We all have that one song that fits so perfectly into the soundtrack of our lives that we think it must have been written specifically for us. We listen, apply our own biases and filters, then feel all the feelings, taking ownership of the artist’s content, and incorporate it into our world accordingly.
What if that song really was about you? If you filled out singer-songwriter Jim Bianco’s 69 question survey, you just might be right.
Jim Bianco, a Los-Angeles based singer-songwriter, is obsessed with eccentric characters. He’s built his career on drawing inspiration from unexpected places, and now he’s drawing from a source that’s been right in front of him for some time – his own fans. The ideation process for his latest album Cookie Cutter began with a 69-question survey.
The final result is an incredible conversation between Jim Bianco, 17 of his most engaged fans, and everyone who will ever listen to the music of Cookie Cutter—not to mention anyone who had a chance to listen to him serenade NPR’s All Things Considered host Audie Cornish.
Make your user a hero: Just as Jim Bianco made his fans the star characters of his songs, brands have the power to make their customers the heroes of their own stories. Inbound marketing and Web analytics company, Moz, does a fantastic job of doing this on their YouMoz blog.
As long as aspiring bloggers follow their super-reasonable guidelines, they can contribute valuable online marketing content to a huge community of like-minded Internet and marketing professionals. Jennifer Sable Lopez, Director of Community at Moz, has said that many a YouMoz contributor has landed a speaking gig or two through their contributions to the YouMoz community.
Be careful of letting your own imagination get in the way: Bianco’s first two versions of “Everything in Moderation,” the song he dreamed up for Audie Cornish were downright cringe-worthy, “Mm so naughty, Audie,” and “And with all things considered, I’ll be OK.” The difference between those versions and the final version was that he hadn’t taken her own story, her responses to the survey, into account yet. He just riffed on his preconceived notions and the radio persona through which he perceives her. He admits that approach was no good, so he dug into her answers and found a gem in a favorite saying of her father’s, “everything in moderation.” The lesson learned here, sometimes the user does know best.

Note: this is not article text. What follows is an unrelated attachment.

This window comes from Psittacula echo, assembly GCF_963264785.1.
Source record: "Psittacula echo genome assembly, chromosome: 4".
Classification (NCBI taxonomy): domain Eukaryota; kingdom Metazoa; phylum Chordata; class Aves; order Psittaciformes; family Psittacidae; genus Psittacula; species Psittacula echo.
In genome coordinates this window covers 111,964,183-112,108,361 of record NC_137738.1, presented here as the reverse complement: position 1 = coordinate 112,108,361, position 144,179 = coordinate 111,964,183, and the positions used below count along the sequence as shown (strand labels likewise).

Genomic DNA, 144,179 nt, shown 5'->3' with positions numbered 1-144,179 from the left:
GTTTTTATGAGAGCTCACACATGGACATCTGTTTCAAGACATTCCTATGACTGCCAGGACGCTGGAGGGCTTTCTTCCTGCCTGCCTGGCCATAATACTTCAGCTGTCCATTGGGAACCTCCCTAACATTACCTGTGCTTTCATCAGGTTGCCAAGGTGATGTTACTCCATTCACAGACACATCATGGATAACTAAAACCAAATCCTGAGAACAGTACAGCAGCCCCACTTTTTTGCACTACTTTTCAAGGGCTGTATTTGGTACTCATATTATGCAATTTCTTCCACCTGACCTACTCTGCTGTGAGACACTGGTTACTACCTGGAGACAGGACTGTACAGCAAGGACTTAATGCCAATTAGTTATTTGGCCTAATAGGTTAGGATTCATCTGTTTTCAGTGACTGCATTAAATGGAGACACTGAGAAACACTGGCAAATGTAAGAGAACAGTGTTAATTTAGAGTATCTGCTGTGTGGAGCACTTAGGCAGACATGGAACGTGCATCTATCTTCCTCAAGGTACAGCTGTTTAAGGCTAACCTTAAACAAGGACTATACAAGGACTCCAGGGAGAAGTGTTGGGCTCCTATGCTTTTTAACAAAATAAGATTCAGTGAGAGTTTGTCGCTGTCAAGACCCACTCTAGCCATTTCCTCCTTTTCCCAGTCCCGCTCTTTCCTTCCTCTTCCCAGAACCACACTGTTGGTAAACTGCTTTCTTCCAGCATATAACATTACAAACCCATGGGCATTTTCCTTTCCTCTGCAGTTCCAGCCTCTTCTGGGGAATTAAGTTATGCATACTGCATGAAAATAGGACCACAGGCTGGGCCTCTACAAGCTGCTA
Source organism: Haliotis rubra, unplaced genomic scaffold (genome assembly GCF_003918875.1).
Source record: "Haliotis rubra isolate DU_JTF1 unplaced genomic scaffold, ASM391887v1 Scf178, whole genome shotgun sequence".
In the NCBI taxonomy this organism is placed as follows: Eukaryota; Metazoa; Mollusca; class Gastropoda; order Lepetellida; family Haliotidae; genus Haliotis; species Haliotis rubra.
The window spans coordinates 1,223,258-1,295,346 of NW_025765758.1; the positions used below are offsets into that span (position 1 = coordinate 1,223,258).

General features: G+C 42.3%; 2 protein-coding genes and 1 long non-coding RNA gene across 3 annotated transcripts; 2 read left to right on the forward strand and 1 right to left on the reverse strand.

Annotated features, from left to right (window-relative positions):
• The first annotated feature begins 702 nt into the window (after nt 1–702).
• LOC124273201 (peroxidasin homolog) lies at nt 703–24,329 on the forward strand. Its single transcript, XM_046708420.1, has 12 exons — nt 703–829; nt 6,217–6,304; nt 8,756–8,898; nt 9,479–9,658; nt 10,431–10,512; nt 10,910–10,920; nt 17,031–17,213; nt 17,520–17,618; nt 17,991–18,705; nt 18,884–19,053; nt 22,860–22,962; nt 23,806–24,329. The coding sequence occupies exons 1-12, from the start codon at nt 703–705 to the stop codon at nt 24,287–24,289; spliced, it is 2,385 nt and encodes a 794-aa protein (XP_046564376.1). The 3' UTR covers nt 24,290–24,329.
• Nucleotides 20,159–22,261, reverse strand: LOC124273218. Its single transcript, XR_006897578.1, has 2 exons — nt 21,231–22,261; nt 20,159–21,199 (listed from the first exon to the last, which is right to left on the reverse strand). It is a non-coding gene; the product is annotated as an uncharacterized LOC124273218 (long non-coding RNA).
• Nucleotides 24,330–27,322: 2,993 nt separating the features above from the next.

Give them what they want by letting them tell you what they want: People don’t just want to be the stars of silly love songs, they love being able to feel like the things they consume, both in their personal and professional lives were designed with them in mind. Take ModCloth’s Be The Buyer program, which allows their customers to review designs, provide feedback and vote for the clothes and accessories they would most like to see for sale on ModCloth. This allows customers to make a creative investment in their future purchases and gives them a behind-the-scenes experience they cannot get from their favorite store at the mall.
As more brands begin to recognize that social proof is key to getting customer buy-in and easing the worries of uncertain prospects, we’re beginning to see less of a need for complete control over the content marketing message. This is good news, because when brands let go a little bit, their biggest fans and most engaged users are likely to be there, ready and armed with more than a few words to say.
This is a guest post from Kayla Hulen, Marketing and Communications Associate at Diverse Tech Services.
Image credit: Wikipedia